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Report Claims Gas Industry Boom Hasn't Led To Promised Growth in Shale Communities

A recent Ohio River Valley Institute report titled “Appalachia’s Natural Gas Counties: Contributing more to the U.S. economy and getting less in return” claims the natural gas boom in Marcellus and Utica shale fields has failed to deliver promised economic growth to local communities in Pennsylvania, West Virginia and Ohio.

The report says despite producing 90% of the region's natural gas, jobs in the 22 counties studied rose just 1.6% as compared to national growth of 9.9%. The report goes on to say economic output in those counties grew by 60% (three times the national rate) but their share of the nation's personal income fell by 6.3% and share of population fell by almost 11%.

According to the report, Pennsylvania's eight primary gas-producing counties, including Washington and Greene counties, fared better, gaining 4.6% in jobs from 2008-2019, while Ohio's seven gas-producing counties fared the worst with a net job loss of 8%. Washington County, which has by far the largest population among all Pennsylvania gas-producing counties, was the best performing, with a rate of personal income growth that slightly exceeded that of the nation. Tioga, Susquehanna, and Sullivan counties in northeast Pennsylvania also exceeded the state, but not the national, average.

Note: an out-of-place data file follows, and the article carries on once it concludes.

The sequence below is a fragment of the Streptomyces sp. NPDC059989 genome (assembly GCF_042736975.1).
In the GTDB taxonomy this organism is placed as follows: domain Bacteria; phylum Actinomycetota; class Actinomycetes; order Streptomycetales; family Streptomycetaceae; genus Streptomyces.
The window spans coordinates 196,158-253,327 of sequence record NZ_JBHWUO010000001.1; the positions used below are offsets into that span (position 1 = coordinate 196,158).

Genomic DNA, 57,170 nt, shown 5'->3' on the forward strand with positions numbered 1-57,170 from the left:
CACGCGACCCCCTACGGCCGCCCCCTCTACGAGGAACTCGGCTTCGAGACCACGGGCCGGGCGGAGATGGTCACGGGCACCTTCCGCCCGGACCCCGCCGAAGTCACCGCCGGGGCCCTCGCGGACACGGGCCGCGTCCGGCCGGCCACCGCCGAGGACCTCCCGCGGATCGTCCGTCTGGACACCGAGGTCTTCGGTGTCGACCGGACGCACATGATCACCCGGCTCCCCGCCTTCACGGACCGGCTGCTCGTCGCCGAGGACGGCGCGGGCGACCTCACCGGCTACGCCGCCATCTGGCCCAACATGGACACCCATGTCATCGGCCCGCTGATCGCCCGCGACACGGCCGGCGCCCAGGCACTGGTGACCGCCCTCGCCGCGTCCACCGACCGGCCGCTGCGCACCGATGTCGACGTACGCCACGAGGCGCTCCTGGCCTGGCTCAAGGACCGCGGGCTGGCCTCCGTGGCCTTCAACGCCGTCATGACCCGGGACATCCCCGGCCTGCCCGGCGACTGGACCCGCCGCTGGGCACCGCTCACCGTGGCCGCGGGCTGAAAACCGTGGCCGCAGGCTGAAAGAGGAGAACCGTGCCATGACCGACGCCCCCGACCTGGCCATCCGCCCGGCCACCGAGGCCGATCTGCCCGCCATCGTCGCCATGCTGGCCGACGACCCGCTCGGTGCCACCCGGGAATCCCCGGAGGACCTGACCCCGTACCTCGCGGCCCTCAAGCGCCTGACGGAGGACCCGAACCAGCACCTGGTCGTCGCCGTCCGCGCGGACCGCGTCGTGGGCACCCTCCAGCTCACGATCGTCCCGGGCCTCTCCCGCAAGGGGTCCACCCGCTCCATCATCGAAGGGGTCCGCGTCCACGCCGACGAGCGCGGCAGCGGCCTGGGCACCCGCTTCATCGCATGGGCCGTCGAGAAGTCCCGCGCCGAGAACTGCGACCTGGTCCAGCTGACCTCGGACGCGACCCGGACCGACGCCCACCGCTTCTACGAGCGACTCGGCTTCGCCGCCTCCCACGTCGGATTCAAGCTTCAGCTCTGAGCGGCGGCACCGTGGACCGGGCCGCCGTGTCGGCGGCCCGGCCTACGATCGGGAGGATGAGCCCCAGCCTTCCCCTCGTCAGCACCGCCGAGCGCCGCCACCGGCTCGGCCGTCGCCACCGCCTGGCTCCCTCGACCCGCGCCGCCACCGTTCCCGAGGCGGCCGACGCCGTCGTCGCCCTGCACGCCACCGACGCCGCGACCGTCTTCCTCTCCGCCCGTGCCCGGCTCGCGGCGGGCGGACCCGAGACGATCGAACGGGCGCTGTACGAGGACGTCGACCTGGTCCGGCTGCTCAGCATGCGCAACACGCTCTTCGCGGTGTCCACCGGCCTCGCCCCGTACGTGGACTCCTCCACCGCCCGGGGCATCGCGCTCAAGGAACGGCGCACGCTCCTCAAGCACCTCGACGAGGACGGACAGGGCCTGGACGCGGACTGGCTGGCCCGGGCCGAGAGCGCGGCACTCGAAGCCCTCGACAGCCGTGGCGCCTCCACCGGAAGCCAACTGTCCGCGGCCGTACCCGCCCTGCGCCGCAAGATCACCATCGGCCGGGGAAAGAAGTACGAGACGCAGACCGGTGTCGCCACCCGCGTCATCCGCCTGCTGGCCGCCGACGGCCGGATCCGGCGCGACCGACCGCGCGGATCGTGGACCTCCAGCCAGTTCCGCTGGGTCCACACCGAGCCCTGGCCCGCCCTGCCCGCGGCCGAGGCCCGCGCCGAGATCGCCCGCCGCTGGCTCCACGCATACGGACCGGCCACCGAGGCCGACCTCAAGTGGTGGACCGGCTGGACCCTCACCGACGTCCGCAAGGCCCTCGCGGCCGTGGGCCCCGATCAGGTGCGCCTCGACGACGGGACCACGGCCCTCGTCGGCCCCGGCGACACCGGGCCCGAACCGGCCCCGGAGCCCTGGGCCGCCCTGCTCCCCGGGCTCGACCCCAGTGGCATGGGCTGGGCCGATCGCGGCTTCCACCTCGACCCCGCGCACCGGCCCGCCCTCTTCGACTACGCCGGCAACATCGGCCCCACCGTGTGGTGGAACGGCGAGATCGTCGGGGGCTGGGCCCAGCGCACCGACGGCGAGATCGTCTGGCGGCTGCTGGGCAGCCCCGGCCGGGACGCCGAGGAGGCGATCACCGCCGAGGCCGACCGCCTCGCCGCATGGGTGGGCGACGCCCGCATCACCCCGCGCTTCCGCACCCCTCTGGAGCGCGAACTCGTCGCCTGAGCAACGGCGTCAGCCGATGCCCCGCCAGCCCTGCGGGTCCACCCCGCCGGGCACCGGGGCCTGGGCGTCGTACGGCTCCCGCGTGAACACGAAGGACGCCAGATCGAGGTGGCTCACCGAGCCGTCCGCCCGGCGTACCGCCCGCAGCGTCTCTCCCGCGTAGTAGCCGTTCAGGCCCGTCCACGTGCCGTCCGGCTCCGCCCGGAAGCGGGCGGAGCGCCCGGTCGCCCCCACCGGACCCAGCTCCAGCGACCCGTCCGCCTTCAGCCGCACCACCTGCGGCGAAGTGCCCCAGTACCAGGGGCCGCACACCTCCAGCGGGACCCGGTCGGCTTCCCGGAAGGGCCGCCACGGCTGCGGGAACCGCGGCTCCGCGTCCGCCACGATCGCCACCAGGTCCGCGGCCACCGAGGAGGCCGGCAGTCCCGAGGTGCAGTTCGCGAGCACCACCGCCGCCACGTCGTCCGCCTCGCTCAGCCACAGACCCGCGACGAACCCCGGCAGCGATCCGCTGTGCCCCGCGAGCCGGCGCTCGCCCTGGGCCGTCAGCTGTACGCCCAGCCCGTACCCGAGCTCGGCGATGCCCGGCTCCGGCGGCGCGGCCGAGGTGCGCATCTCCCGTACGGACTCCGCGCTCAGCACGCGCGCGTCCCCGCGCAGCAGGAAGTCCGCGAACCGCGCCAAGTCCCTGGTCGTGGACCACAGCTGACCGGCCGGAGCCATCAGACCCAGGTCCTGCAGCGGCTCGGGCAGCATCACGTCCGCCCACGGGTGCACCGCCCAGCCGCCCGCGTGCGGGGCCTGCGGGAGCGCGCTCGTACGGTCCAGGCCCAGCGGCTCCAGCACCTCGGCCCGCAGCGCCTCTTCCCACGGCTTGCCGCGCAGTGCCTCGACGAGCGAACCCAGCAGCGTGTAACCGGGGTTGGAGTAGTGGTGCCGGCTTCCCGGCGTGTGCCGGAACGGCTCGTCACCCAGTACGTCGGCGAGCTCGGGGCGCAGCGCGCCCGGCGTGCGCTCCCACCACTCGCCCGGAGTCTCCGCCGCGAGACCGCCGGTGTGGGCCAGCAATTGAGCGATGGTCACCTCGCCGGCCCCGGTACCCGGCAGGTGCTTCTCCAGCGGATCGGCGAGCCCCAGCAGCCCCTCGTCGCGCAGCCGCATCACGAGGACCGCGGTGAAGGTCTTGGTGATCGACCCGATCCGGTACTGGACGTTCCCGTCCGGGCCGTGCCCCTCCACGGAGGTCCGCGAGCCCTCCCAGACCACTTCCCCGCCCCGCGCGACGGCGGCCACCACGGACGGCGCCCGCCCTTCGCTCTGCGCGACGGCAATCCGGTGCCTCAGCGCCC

West Virginia's natural gas counties did outperform the rest of the state for personal income and job growth, but the report states that growth was less than half the national average. Study author Sean O'Leary said in a press release, “What’s really disturbing is that these disappointing results came about at a time when the region’s natural gas industry was operating at full capacity.”

The report cited data from both the U.S. Bureau of Labor Statistics and the Bureau of Economic Analysis.

The Marcellus Shale Coalition issued a response to the report disputing the data and labeling the institute as an activist organization. “The report cherry-picks specific counties to focus on very narrow population subsets, ignoring broader regional job and economic indicator,” MSC President David Callahan said in the response. The statement says the report was purposefully selective in its statistics and ignored key indicators such as impact fee disbursements, state tax revenues, lease royalty payments and consumer energy savings.

OVRI is a think tank that generates research aimed at moving the region's economy toward clean energy and away from extractive industries. Its report states although gross domestic product growth rose in the gas-extracting counties from 2008-2019, communities largely failed to reap the benefits because materials, labor and equipment were often outsourced.

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